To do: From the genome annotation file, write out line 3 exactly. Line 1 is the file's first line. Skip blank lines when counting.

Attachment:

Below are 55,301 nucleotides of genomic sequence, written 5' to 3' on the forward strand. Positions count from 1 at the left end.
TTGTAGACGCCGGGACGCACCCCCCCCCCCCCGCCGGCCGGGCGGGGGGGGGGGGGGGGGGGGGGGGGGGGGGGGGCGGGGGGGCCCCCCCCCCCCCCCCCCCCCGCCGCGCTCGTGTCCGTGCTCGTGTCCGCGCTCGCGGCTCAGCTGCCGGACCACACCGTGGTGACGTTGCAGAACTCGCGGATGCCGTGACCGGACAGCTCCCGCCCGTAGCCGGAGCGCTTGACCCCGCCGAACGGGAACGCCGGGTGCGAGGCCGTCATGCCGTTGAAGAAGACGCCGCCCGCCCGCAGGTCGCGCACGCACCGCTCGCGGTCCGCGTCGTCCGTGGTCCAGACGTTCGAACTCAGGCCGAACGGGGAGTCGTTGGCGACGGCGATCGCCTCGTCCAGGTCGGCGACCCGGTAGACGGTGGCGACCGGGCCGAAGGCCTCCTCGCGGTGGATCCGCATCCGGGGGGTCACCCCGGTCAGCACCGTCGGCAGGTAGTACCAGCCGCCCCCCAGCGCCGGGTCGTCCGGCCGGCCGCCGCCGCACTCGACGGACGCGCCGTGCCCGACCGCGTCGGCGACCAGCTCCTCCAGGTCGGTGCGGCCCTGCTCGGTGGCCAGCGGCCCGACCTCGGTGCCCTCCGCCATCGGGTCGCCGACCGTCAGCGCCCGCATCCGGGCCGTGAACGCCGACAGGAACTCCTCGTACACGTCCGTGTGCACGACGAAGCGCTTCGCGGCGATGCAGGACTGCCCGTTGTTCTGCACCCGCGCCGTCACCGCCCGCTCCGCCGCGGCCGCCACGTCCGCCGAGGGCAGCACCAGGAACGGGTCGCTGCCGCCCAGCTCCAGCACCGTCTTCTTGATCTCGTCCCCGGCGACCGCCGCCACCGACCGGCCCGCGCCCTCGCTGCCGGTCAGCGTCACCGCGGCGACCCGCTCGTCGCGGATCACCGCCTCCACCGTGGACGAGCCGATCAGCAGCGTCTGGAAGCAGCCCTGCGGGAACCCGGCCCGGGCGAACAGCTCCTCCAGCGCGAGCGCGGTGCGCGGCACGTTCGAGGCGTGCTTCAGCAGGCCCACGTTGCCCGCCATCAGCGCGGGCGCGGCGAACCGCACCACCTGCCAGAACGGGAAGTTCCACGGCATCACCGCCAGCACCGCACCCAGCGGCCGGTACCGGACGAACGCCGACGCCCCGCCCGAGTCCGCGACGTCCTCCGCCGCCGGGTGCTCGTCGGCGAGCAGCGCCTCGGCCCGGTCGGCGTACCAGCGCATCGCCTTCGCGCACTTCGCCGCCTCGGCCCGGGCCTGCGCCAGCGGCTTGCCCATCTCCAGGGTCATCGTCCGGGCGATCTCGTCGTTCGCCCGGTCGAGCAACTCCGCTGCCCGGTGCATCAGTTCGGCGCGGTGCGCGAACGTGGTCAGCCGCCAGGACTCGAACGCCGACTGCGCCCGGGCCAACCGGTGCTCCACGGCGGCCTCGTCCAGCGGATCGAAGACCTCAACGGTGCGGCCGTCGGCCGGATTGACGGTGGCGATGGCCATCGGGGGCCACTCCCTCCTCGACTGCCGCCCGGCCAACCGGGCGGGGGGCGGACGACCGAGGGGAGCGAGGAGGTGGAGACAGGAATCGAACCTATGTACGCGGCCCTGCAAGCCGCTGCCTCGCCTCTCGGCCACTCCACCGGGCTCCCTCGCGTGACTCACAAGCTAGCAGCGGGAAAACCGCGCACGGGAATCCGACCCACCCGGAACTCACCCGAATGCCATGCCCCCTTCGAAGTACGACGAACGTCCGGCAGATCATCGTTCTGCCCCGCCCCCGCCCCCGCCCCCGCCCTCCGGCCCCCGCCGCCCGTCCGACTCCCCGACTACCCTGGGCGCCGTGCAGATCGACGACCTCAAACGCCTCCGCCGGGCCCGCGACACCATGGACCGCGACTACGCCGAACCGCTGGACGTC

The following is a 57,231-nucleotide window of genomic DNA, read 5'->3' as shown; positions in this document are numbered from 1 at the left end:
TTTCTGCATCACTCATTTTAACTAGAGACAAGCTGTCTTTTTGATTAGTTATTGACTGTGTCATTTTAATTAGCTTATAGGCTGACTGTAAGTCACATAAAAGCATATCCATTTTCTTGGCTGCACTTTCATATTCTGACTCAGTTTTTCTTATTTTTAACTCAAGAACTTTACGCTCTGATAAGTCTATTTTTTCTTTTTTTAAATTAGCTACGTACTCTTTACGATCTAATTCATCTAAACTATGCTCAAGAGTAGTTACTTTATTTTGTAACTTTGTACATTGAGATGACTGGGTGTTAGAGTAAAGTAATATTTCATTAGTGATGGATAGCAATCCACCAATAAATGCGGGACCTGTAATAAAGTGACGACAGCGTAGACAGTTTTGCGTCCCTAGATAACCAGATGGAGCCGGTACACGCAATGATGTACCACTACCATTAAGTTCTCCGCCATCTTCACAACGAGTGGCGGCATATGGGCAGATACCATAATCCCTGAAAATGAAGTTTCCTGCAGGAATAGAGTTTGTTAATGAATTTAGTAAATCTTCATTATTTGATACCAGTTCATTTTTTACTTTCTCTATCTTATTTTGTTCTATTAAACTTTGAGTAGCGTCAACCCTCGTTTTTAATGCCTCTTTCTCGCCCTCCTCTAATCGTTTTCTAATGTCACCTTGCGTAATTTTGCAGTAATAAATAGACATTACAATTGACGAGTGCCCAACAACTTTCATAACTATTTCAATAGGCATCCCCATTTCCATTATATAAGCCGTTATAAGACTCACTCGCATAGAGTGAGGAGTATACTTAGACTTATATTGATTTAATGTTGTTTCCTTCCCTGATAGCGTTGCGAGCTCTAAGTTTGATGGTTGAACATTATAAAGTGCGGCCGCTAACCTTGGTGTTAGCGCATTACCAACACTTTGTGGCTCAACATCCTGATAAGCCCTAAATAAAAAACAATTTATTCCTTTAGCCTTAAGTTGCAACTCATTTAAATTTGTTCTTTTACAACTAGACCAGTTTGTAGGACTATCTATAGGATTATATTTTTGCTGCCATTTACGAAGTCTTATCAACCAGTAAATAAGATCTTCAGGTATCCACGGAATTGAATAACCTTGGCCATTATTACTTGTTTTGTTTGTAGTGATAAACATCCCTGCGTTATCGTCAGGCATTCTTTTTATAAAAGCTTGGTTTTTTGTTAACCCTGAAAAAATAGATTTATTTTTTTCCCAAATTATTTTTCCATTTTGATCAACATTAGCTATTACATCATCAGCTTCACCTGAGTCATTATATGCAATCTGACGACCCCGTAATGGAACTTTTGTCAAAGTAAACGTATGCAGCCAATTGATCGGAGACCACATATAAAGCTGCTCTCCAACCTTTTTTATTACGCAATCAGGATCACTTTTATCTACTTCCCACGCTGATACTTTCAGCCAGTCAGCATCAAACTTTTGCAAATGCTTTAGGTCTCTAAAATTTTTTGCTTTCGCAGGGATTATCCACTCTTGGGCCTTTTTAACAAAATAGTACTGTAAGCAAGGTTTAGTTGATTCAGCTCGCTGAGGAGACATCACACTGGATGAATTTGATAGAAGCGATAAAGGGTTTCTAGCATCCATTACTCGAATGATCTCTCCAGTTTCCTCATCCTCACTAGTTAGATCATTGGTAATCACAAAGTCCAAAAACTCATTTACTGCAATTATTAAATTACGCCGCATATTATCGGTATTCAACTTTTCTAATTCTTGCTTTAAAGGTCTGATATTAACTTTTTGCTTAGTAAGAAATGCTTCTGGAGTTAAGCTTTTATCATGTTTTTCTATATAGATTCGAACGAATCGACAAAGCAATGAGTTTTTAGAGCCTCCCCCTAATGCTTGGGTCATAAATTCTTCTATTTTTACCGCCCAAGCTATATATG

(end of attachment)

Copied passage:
The following is a 57,231-nucleotide window of genomic DNA, read 5'->3' as shown; positions in this document are numbered from 1 at the left end: